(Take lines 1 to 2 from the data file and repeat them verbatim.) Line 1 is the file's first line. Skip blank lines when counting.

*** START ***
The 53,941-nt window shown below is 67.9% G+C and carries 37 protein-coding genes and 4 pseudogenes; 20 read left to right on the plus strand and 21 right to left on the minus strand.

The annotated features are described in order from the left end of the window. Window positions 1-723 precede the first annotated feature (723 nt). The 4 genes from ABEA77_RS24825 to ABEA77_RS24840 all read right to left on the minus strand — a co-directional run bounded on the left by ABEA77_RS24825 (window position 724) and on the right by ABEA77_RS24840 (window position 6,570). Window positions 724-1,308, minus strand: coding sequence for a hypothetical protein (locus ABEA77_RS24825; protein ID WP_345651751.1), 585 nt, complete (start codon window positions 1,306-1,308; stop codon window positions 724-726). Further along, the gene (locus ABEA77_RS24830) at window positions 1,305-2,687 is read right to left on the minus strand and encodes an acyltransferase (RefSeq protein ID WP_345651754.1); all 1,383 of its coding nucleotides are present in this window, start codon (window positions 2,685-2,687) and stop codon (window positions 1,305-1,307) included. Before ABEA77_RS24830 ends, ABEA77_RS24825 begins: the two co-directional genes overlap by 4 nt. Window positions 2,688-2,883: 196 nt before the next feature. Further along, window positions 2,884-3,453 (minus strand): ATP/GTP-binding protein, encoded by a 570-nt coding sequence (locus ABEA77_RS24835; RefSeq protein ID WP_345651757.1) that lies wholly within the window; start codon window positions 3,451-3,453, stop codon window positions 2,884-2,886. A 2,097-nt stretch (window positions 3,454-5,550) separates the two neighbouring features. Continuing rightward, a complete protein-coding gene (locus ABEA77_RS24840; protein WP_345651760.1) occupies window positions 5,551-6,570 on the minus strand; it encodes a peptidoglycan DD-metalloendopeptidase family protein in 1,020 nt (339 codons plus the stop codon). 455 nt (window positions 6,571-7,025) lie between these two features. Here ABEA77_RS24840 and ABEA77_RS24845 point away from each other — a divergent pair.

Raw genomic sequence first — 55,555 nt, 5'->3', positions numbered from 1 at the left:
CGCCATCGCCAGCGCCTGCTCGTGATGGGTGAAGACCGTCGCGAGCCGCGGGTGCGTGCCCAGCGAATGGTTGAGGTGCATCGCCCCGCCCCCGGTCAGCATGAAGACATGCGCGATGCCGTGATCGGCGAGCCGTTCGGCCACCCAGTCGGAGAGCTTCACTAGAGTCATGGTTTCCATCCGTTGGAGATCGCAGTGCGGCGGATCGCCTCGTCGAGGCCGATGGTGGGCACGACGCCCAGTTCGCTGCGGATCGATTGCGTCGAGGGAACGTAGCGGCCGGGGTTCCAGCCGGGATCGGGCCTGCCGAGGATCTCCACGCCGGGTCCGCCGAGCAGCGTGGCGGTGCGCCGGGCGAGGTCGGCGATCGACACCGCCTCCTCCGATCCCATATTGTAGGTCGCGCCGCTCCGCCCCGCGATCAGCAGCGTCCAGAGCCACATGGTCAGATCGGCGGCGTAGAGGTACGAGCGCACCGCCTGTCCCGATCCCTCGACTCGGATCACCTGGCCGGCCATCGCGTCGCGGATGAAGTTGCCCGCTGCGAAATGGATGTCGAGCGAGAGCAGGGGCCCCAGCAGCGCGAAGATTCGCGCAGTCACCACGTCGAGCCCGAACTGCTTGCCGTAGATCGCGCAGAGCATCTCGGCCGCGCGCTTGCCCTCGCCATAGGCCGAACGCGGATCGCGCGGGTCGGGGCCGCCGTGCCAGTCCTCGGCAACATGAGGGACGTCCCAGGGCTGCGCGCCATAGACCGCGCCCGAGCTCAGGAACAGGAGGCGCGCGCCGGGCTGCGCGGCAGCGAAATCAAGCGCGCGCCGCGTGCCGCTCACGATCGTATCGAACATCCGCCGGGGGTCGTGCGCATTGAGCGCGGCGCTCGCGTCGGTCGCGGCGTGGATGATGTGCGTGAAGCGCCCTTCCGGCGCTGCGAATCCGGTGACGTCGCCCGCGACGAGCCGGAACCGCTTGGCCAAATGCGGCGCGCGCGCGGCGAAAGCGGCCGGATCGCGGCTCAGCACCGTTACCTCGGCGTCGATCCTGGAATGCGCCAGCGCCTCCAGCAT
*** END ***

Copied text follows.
The 53,941-nt window shown below is 67.9% G+C and carries 37 protein-coding genes and 4 pseudogenes; 20 read left to right on the plus strand and 21 right to left on the minus strand.

The annotated features are described in order from the left end of the window. Window positions 1-723 precede the first annotated feature (723 nt). The 4 genes from ABEA77_RS24825 to ABEA77_RS24840 all read right to left on the minus strand — a co-directional run bounded on the left by ABEA77_RS24825 (window position 724) and on the right by ABEA77_RS24840 (window position 6,570). Window positions 724-1,308, minus strand: coding sequence for a hypothetical protein (locus ABEA77_RS24825; protein ID WP_345651751.1), 585 nt, complete (start codon window positions 1,306-1,308; stop codon window positions 724-726). Further along, the gene (locus ABEA77_RS24830) at window positions 1,305-2,687 is read right to left on the minus strand and encodes an acyltransferase (RefSeq protein ID WP_345651754.1); all 1,383 of its coding nucleotides are present in this window, start codon (window positions 2,685-2,687) and stop codon (window positions 1,305-1,307) included. Before ABEA77_RS24830 ends, ABEA77_RS24825 begins: the two co-directional genes overlap by 4 nt. Window positions 2,688-2,883: 196 nt before the next feature. Further along, window positions 2,884-3,453 (minus strand): ATP/GTP-binding protein, encoded by a 570-nt coding sequence (locus ABEA77_RS24835; RefSeq protein ID WP_345651757.1) that lies wholly within the window; start codon window positions 3,451-3,453, stop codon window positions 2,884-2,886. A 2,097-nt stretch (window positions 3,454-5,550) separates the two neighbouring features. Continuing rightward, a complete protein-coding gene (locus ABEA77_RS24840; protein WP_345651760.1) occupies window positions 5,551-6,570 on the minus strand; it encodes a peptidoglycan DD-metalloendopeptidase family protein in 1,020 nt (339 codons plus the stop codon). 455 nt (window positions 6,571-7,025) lie between these two features. Here ABEA77_RS24840 and ABEA77_RS24845 point away from each other — a divergent pair.